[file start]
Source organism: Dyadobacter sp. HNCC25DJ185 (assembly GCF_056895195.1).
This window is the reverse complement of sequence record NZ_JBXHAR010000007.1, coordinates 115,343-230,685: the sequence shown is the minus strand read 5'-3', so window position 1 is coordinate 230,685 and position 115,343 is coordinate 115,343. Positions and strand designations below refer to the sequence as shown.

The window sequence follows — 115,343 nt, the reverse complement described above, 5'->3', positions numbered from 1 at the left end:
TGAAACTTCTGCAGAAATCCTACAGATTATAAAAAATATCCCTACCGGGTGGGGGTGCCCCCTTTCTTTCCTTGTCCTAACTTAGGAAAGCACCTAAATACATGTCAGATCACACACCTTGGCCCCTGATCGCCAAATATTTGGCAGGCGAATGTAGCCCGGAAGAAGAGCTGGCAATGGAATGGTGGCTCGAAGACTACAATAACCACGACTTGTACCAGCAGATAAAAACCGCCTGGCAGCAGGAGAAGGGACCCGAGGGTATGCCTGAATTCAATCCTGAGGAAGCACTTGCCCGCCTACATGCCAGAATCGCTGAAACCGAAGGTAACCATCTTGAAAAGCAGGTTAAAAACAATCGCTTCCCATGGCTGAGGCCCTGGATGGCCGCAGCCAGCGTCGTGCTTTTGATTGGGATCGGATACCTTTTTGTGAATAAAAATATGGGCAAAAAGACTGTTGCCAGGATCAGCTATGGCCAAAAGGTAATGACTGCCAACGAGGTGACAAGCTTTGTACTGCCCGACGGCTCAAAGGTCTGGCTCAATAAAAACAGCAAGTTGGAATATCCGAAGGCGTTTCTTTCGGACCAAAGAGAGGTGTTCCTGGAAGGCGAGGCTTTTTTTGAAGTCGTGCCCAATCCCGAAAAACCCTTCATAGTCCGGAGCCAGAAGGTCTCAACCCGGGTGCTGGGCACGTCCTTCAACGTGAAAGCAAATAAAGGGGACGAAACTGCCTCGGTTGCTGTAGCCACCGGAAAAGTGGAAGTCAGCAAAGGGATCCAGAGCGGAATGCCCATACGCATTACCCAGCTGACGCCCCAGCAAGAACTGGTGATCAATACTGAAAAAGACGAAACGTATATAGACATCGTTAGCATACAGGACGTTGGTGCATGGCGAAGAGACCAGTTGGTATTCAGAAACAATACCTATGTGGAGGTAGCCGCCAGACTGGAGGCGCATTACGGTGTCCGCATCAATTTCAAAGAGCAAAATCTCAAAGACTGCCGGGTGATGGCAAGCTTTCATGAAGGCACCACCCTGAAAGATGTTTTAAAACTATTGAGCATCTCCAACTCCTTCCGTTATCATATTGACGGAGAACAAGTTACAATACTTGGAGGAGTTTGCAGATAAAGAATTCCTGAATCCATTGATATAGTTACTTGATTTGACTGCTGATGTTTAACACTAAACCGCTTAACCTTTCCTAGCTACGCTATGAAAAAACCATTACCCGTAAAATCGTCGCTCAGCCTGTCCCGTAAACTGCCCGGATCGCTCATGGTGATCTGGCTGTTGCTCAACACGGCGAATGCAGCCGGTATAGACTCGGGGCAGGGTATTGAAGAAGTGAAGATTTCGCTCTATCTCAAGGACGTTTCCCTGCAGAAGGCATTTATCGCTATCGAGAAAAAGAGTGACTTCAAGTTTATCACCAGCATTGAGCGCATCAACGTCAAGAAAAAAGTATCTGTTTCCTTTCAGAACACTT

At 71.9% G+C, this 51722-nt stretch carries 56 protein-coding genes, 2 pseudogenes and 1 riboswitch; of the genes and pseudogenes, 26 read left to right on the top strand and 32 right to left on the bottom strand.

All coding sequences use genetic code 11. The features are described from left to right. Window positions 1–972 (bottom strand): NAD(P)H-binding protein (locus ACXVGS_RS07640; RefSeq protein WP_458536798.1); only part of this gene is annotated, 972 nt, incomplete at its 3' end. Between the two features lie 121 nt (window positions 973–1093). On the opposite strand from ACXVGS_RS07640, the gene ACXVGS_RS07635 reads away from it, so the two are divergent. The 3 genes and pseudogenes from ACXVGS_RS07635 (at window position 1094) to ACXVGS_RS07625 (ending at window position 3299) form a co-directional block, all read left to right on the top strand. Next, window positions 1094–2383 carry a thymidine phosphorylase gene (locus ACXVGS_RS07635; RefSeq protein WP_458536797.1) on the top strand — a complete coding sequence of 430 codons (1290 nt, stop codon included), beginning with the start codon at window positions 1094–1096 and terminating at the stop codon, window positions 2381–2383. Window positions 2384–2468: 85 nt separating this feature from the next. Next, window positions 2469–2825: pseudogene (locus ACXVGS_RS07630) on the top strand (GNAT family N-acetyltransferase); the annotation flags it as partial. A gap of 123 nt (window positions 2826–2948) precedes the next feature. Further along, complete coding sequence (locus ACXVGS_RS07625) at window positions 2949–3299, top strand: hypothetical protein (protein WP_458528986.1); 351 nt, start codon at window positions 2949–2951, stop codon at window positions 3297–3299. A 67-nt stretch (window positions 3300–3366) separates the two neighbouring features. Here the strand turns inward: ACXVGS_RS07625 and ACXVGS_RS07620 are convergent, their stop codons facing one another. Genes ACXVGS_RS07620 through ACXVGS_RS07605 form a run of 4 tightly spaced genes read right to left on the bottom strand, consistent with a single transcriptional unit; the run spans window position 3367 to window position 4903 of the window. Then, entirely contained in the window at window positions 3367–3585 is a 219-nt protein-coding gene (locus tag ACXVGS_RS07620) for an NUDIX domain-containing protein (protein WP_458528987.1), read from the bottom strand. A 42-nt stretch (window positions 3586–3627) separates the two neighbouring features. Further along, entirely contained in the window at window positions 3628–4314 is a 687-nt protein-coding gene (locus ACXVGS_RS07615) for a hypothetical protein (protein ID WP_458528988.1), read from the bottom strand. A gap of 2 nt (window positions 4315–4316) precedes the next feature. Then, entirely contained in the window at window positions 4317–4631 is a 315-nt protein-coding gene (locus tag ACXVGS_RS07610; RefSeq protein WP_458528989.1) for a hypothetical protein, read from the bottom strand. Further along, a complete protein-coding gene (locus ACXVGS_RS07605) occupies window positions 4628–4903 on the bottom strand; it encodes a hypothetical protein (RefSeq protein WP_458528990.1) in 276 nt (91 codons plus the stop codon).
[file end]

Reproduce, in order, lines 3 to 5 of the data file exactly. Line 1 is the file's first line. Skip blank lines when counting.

The window sequence follows — 115,343 nt, the reverse complement described above, 5'->3', positions numbered from 1 at the left end:
TGAAACTTCTGCAGAAATCCTACAGATTATAAAAAATATCCCTACCGGGTGGGGGTGCCCCCTTTCTTTCCTTGTCCTAACTTAGGAAAGCACCTAAATACATGTCAGATCACACACCTTGGCCCCTGATCGCCAAATATTTGGCAGGCGAATGTAGCCCGGAAGAAGAGCTGGCAATGGAATGGTGGCTCGAAGACTACAATAACCACGACTTGTACCAGCAGATAAAAACCGCCTGGCAGCAGGAGAAGGGACCCGAGGGTATGCCTGAATTCAATCCTGAGGAAGCACTTGCCCGCCTACATGCCAGAATCGCTGAAACCGAAGGTAACCATCTTGAAAAGCAGGTTAAAAACAATCGCTTCCCATGGCTGAGGCCCTGGATGGCCGCAGCCAGCGTCGTGCTTTTGATTGGGATCGGATACCTTTTTGTGAATAAAAATATGGGCAAAAAGACTGTTGCCAGGATCAGCTATGGCCAAAAGGTAATGACTGCCAACGAGGTGACAAGCTTTGTACTGCCCGACGGCTCAAAGGTCTGGCTCAATAAAAACAGCAAGTTGGAATATCCGAAGGCGTTTCTTTCGGACCAAAGAGAGGTGTTCCTGGAAGGCGAGGCTTTTTTTGAAGTCGTGCCCAATCCCGAAAAACCCTTCATAGTCCGGAGCCAGAAGGTCTCAACCCGGGTGCTGGGCACGTCCTTCAACGTGAAAGCAAATAAAGGGGACGAAACTGCCTCGGTTGCTGTAGCCACCGGAAAAGTGGAAGTCAGCAAAGGGATCCAGAGCGGAATGCCCATACGCATTACCCAGCTGACGCCCCAGCAAGAACTGGTGATCAATACTGAAAAAGACGAAACGTATATAGACATCGTTAGCATACAGGACGTTGGTGCATGGCGAAGAGACCAGTTGGTATTCAGAAACAATACCTATGTGGAGGTAGCCGCCAGACTGGAGGCGCATTACGGTGTCCGCATCAATTTCAAAGAGCAAAATCTCAAAGACTGCCGGGTGATGGCAAGCTTTCATGAAGGCACCACCCTGAAAGATGTTTTAAAACTATTGAGCATCTCCAACTCCTTCCGTTATCATATTGACGGAGAACAAGTTACAATACTTGGAGGAGTTTGCAGATAAAGAATTCCTGAATCCATTGATATAGTTACTTGATTTGACTGCTGATGTTTAACACTAAACCGCTTAACCTTTCCTAGCTACGCTATGAAAAAACCATTACCCGTAAAATCGTCGCTCAGCCTGTCCCGTAAACTGCCCGGATCGCTCATGGTGATCTGGCTGTTGCTCAACACGGCGAATGCAGCCGGTATAGACTCGGGGCAGGGTATTGAAGAAGTGAAGATTTCGCTCTATCTCAAGGACGTTTCCCTGCAGAAGGCATTTATCGCTATCGAGAAAAAGAGTGACTTCAAGTTTATCACCAGCATTGAGCGCATCAACGTCAAGAAAAAAGTATCTGTTTCCTTTCAGAACACTT

At 71.9% G+C, this 51722-nt stretch carries 56 protein-coding genes, 2 pseudogenes and 1 riboswitch; of the genes and pseudogenes, 26 read left to right on the top strand and 32 right to left on the bottom strand.